The Visa-MC Settlement: Who Gets What, and Who Really Won?
Huge payments news hit the wires as markets closed last Friday: Visa, MasterCard and their issuing partners had reached a settlement agreement with merchants, potentially resolving a legal battle that has been ongoing for seven years.
Lead counsel for the plaintiffs announced on July 13 the terms of a settlement that could eventually be worth as much as $7.75 billion. Some have called the decision a win for merchants, but not everyone is convinced.
To settle the suit, merchants will be compensated in three ways. First, Visa, MasterCard and their issuing partners will make a $6.05 billion cash payment to merchants to compensate them for previous interchange charges. Second, Visa and MasterCard will lower card acceptance fees by 10 basis points for a period of eight months, providing $1.2 billion in additional relief to merchants, the statement from Robins, Kaplan, Miller & Ciresi LLP explains — the only time period for which the networks have agreed to lower interchange fees.
The third part of the settlement may have the largest impact on consumers' day-to-day shopping experiences: merchants will now be permitted to charge higher prices on transactions paid for with a credit card, a practice that had been prohibited by the networks' earlier terms. But many, including MasterCard's own Jim Issokson, doubt merchants will use this new power: "We don’t anticipate that merchants will impose a checkout fee," he writes.
In addition, another $525 million will be set aside to resolve claims filed by merchants suing individually, a list that includes Kroger from 2005, Safeway, and Rite Aid, Reuters reports.
While many of the settlement’s major features have been made clear, a deal is far from being finalized. For one, the New York district judge overseeing the case has yet to approve the settlement’s terms. Additionally, members of the plaintiff class will also be given an opportunity to opt out of the settlement currently on the table.
But should the settlement be finalized in its current state, perhaps its most interesting legal feature is that it prevents other merchants who don't opt out of the class from, in the future, filing additional lawsuits. That's a result of what Reuters refers to as "extensive litigation releases." Indeed, the agreement defines the settlement class to be "consisting of all persons, businesses, and other entities that as of the Settlement Preliminary Approval Date or in the future accept any Visa-Branded Cards and/or MasterCard-Branded Cards in the United States."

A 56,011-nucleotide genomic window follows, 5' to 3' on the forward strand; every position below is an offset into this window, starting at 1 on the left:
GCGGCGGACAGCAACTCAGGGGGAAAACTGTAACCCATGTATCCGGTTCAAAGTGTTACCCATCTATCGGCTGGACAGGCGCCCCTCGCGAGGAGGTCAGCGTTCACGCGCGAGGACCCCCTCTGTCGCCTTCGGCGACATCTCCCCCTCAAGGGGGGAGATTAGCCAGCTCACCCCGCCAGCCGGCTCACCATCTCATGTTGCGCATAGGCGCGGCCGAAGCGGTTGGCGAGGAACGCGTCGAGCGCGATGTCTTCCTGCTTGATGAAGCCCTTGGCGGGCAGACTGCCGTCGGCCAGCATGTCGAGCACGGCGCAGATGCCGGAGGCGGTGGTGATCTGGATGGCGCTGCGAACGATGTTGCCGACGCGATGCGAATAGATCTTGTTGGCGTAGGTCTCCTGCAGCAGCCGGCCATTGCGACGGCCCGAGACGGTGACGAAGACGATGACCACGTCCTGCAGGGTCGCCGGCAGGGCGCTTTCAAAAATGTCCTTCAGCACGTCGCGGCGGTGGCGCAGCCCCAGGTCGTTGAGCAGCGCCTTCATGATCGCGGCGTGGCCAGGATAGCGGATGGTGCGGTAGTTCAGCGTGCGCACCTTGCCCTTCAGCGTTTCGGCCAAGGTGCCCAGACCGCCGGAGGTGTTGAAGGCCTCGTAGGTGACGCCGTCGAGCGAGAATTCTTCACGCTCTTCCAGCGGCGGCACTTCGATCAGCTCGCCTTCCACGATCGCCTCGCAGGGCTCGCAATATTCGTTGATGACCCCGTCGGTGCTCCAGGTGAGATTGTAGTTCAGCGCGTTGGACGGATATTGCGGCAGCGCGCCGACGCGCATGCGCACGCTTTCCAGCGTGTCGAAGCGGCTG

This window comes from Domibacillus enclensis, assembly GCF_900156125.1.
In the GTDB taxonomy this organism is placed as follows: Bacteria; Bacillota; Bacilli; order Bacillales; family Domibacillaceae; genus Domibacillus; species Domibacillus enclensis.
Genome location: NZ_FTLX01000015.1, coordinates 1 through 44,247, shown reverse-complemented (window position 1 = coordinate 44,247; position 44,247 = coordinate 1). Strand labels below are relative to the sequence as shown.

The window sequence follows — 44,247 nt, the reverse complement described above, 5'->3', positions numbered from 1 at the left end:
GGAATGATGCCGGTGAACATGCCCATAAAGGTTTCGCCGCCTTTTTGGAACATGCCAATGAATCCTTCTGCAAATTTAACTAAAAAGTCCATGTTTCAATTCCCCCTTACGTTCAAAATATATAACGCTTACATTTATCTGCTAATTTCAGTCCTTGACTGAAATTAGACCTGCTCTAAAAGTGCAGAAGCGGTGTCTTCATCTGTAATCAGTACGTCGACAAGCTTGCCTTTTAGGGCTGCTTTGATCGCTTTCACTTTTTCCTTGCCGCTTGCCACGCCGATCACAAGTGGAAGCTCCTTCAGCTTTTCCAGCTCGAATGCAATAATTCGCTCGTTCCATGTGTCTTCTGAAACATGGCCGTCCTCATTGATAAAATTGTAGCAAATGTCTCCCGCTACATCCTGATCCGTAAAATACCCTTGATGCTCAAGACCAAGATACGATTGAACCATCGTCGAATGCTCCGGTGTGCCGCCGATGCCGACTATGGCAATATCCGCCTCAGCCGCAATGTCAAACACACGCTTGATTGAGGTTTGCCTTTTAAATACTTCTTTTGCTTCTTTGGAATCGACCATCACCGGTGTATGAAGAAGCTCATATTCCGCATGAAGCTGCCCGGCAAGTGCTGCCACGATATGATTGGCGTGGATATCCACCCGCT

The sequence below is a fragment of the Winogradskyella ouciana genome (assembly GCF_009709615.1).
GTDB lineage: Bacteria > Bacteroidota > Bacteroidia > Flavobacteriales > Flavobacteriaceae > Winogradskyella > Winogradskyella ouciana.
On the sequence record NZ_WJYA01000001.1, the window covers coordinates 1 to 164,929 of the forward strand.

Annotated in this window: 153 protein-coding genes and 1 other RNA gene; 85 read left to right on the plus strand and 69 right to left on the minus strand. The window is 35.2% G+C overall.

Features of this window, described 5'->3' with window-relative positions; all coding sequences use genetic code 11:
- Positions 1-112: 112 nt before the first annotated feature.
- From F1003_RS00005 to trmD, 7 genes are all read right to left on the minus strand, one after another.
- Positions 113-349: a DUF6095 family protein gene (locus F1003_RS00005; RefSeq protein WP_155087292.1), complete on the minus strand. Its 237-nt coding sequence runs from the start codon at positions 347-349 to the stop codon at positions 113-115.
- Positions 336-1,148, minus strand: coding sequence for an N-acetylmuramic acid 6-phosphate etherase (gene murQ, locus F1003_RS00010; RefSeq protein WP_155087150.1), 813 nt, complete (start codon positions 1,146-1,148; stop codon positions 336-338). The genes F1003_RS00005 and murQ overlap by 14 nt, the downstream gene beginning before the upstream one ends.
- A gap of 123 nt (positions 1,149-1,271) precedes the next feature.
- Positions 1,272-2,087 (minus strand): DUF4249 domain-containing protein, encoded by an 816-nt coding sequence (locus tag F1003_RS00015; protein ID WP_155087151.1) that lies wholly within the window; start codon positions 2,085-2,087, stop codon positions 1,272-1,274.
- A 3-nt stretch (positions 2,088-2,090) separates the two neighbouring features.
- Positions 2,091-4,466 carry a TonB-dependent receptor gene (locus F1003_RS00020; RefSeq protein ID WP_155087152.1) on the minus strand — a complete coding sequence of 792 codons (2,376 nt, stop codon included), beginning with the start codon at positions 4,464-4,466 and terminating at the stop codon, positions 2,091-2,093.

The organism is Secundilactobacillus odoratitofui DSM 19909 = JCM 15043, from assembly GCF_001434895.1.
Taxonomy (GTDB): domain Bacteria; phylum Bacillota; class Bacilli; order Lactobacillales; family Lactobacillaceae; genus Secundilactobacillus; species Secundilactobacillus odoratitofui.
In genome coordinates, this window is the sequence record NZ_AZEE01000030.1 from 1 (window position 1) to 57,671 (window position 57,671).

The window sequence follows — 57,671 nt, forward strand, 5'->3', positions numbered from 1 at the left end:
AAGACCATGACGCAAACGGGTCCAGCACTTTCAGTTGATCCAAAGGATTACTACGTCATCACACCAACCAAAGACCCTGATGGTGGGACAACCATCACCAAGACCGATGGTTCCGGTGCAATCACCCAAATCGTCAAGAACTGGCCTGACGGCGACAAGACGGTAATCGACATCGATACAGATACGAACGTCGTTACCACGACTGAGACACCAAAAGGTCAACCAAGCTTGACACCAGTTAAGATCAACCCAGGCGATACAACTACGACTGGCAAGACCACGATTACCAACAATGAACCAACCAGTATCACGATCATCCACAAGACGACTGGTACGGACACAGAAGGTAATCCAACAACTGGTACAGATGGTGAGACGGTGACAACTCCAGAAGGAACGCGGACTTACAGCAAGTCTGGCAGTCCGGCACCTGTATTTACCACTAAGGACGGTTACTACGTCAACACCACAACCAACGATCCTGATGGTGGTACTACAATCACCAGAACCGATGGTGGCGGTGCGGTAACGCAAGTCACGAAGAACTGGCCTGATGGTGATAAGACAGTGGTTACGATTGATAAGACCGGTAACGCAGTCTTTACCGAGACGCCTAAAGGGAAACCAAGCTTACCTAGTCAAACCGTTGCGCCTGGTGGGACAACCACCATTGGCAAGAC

Early reports claimed the result to be a win for the plaintiffs. “The settlement is a victory for retailers,” the Wall Street Journal’s Robin Sidel and Andrew Johnson wrote in plain language. But that assessment has since been disputed by prominent members of the retail community.
“It would not surprise me in the least if merchants object to the injunction as sham relief,” said Mallory Duncan, general counsel for the National Retail Federation, in exclusive comments to PYMNTS.com. While the settlement is “very long,” Duncan allows, in the end it “may not be particularly effective.”
A widely available public statement issued by the NRF says the ultimate value of the settlement to merchants may depend on the injunction component of the agreement, whereby merchants may now charge higher prices for transactions completed with credit and debit cards. “Unless it is [effective],” the statement reads, “the card market will stay broken and neither merchants nor their customers will achieve a long-term benefit.”
National Association of Convenience Stores President Tom Robinson was also skeptical of the benefit to merchants. “Not only does the proposed settlement fail to introduce competition and transparency, it actually provides Visa and MasterCard with the tools to continue to shield swipe fees from market forces,” Robinson said on behalf of one of the case’s class plaintiffs.
Others doubt the settlement will improve cardholders’ wellbeing. “It’s hard to make the case that this helps consumers,” writes Forbes’ Daniel Fisher, noting that card transactions are already essentially free for them. “Cash customers will win, and people who took advantage of credit cards with rich rewards and cash-back programs will likely lose,” he says.
American Bankers Association President Frank Keating says the deal unfairly favors merchants, who in his view “will likely seize this opportunity to ask Congress for even more handouts.” Other organizations, including the Consumer Bankers Association and the Electronic Payments Coalition, say the settlement proves that the legal system, not Congress, should resolve what CBA CEO Richard Hunt referred to as “complex market disputes.”
The merchants had sued the card companies for antitrust violations, alleging that the fees they charge for card payments, known as interchange, had been illegally determined through collusion. Grocery store operator Kroger was among the first to sue in 2005, seeking triple damages for fees paid back to Jan. 1, 2004, along with an injunction against some of the network’s practices.
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